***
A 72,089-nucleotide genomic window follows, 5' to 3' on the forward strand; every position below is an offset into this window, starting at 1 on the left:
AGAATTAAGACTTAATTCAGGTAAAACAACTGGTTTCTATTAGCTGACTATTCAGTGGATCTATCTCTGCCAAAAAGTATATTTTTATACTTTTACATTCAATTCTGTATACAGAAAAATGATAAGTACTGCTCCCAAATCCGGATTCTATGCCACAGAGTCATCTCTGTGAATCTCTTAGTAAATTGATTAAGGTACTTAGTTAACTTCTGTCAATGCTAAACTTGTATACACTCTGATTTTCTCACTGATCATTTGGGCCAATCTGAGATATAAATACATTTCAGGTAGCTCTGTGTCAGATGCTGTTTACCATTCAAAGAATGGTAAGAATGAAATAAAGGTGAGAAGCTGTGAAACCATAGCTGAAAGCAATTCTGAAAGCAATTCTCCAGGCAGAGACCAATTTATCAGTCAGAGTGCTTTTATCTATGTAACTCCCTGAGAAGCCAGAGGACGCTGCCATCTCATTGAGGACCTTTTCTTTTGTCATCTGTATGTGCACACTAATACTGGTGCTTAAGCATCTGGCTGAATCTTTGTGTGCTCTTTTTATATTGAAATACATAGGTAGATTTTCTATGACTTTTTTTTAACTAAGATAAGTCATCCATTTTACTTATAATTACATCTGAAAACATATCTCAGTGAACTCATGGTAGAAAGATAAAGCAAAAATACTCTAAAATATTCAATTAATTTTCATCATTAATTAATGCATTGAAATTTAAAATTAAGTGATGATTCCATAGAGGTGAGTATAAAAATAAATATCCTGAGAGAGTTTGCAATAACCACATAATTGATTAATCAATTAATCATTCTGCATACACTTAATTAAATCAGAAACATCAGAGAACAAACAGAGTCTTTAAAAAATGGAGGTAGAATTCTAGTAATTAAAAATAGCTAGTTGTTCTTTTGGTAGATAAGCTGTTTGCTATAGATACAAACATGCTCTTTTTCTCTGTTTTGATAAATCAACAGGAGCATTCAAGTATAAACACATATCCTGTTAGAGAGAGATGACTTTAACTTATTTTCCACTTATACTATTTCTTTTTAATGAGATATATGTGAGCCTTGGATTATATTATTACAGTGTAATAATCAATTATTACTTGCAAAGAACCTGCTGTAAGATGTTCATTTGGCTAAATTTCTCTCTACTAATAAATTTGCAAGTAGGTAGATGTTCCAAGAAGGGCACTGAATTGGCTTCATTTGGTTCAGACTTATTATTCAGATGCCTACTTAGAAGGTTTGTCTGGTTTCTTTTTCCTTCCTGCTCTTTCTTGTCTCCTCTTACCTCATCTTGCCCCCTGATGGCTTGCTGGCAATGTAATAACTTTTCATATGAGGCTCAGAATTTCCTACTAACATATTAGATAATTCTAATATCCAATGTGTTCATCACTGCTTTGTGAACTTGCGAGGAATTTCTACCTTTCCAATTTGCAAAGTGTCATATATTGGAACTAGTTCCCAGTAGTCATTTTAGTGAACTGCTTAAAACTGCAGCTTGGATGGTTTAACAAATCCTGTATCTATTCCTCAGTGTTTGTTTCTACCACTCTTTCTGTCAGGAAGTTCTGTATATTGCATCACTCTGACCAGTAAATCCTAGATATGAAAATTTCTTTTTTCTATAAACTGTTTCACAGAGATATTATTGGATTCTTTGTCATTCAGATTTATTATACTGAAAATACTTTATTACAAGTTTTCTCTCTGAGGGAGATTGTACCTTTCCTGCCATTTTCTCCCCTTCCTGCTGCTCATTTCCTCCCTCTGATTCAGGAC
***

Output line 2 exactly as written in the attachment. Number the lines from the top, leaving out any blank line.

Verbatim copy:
AGAATTAAGACTTAATTCAGGTAAAACAACTGGTTTCTATTAGCTGACTATTCAGTGGATCTATCTCTGCCAAAAAGTATATTTTTATACTTTTACATTCAATTCTGTATACAGAAAAATGATAAGTACTGCTCCCAAATCCGGATTCTATGCCACAGAGTCATCTCTGTGAATCTCTTAGTAAATTGATTAAGGTACTTAGTTAACTTCTGTCAATGCTAAACTTGTATACACTCTGATTTTCTCACTGATCATTTGGGCCAATCTGAGATATAAATACATTTCAGGTAGCTCTGTGTCAGATGCTGTTTACCATTCAAAGAATGGTAAGAATGAAATAAAGGTGAGAAGCTGTGAAACCATAGCTGAAAGCAATTCTGAAAGCAATTCTCCAGGCAGAGACCAATTTATCAGTCAGAGTGCTTTTATCTATGTAACTCCCTGAGAAGCCAGAGGACGCTGCCATCTCATTGAGGACCTTTTCTTTTGTCATCTGTATGTGCACACTAATACTGGTGCTTAAGCATCTGGCTGAATCTTTGTGTGCTCTTTTTATATTGAAATACATAGGTAGATTTTCTATGACTTTTTTTTAACTAAGATAAGTCATCCATTTTACTTATAATTACATCTGAAAACATATCTCAGTGAACTCATGGTAGAAAGATAAAGCAAAAATACTCTAAAATATTCAATTAATTTTCATCATTAATTAATGCATTGAAATTTAAAATTAAGTGATGATTCCATAGAGGTGAGTATAAAAATAAATATCCTGAGAGAGTTTGCAATAACCACATAATTGATTAATCAATTAATCATTCTGCATACACTTAATTAAATCAGAAACATCAGAGAACAAACAGAGTCTTTAAAAAATGGAGGTAGAATTCTAGTAATTAAAAATAGCTAGTTGTTCTTTTGGTAGATAAGCTGTTTGCTATAGATACAAACATGCTCTTTTTCTCTGTTTTGATAAATCAACAGGAGCATTCAAGTATAAACACATATCCTGTTAGAGAGAGATGACTTTAACTTATTTTCCACTTATACTATTTCTTTTTAATGAGATATATGTGAGCCTTGGATTATATTATTACAGTGTAATAATCAATTATTACTTGCAAAGAACCTGCTGTAAGATGTTCATTTGGCTAAATTTCTCTCTACTAATAAATTTGCAAGTAGGTAGATGTTCCAAGAAGGGCACTGAATTGGCTTCATTTGGTTCAGACTTATTATTCAGATGCCTACTTAGAAGGTTTGTCTGGTTTCTTTTTCCTTCCTGCTCTTTCTTGTCTCCTCTTACCTCATCTTGCCCCCTGATGGCTTGCTGGCAATGTAATAACTTTTCATATGAGGCTCAGAATTTCCTACTAACATATTAGATAATTCTAATATCCAATGTGTTCATCACTGCTTTGTGAACTTGCGAGGAATTTCTACCTTTCCAATTTGCAAAGTGTCATATATTGGAACTAGTTCCCAGTAGTCATTTTAGTGAACTGCTTAAAACTGCAGCTTGGATGGTTTAACAAATCCTGTATCTATTCCTCAGTGTTTGTTTCTACCACTCTTTCTGTCAGGAAGTTCTGTATATTGCATCACTCTGACCAGTAAATCCTAGATATGAAAATTTCTTTTTTCTATAAACTGTTTCACAGAGATATTATTGGATTCTTTGTCATTCAGATTTATTATACTGAAAATACTTTATTACAAGTTTTCTCTCTGAGGGAGATTGTACCTTTCCTGCCATTTTCTCCCCTTCCTGCTGCTCATTTCCTCCCTCTGATTCAGGAC